Category Archives: natural remedies

I knew it! Incence IS the cure for depression!

A reader pointed this out to me:

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Bethesda, MD—Religious leaders have contended for millennia that burning incense is good for the soul. Now, biologists have learned that it is good for our brains too. In a new study appearing online in The FASEB Journal (http://www.fasebj.org), an international team of scientists, including researchers from the United States and Israel, describe how burning frankincense (resin from the Boswellia plant) activates poorly understood ion channels in the brain to alleviate anxiety or depression. This suggests that an entirely new class of depression and anxiety drugs might be right under our noses.

Breaking News–The FASEB Journal (07-101865)

I will have to digest this a little bit, but it does make a lot of sense to me.  Incense or sulfur.  I know which I would choose…

My only question is, should this be categorized under “natural remedies” or “divine remedies” or something else?

-DMR

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Why do you go on medication, and why/when do you go off of it?

One of the questions that regularly come up to me has to do with the ons and offs of medication. When and why do you go on medication, and when and why do you go off of them? While the two are related, they are not the same.

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Why go on medication?

We go on medication simply put because we need it. There may be many factors which go into that decision. It may involve mood, basic functionality, self-image, the ability to handle situations or stress, being able to interact with other people, to keep us safe from ourselves or others. You know your own list. For myself, I knew I had to go on medication when I found myself hating the things that I love: my family, my wife, my vocation as pastor, even my hobbies and the things that I enjoy became a burden. I couldn’t handle living any longer, and so something had to change. While one can go the route of simply counseling or natural remedies, in my view and after much reading on the topic, I simply haven’t found any cure or natural remedy or counseling method that is more effective than anti-depressants. Can you go other routes? Yes. Can they be effective? Yes. But I don’t believe that they will work as quickly or as well as modern anti-depressants or anti-anxiety medication, and the body of research seems to continue to support that view.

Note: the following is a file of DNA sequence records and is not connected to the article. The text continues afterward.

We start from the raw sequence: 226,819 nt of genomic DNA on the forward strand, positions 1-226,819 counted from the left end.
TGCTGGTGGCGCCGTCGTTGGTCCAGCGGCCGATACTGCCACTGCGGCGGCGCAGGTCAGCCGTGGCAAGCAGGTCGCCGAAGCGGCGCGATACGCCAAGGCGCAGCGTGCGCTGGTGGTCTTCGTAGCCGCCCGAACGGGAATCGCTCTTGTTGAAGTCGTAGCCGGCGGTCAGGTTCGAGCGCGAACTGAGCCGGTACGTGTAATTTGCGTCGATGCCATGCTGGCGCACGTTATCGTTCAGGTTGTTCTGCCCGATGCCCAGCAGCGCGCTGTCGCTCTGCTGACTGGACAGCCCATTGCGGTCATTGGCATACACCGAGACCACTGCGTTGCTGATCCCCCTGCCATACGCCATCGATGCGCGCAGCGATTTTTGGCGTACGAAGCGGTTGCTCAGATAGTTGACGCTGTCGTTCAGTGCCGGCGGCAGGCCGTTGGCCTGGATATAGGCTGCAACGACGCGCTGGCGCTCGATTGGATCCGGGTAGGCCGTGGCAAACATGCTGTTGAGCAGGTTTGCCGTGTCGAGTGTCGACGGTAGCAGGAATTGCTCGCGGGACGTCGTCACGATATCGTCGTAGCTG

That’s why I went on medication, both initially and that’s why I went on them the second time.

Why go off medication?

The reason we go off medication should be fairly simple: we go off medication because we no longer need it. Now that sounds very simple, but we often invest massive amounts of emotion and other negative energy into the decision to go off of medication. Here are a few that I see and hear pretty regularly:

1. I don’t want to become addicted.
2. I don’t want to be on medication for the rest of my life.
3. Taking medication makes me feel weak or out of control of my own body.
4. I don’t like the side effects.
5. I can’t afford to take them anymore (iow, money or insurance problems).
6. I have found a better alternative way of treatment.

Now out of that list (and I look forward to hearing yours), four of them are basically emotional responses to medicine (wants and likes and feelings), one is money based, the the final one is experimenting with others ways of treatment.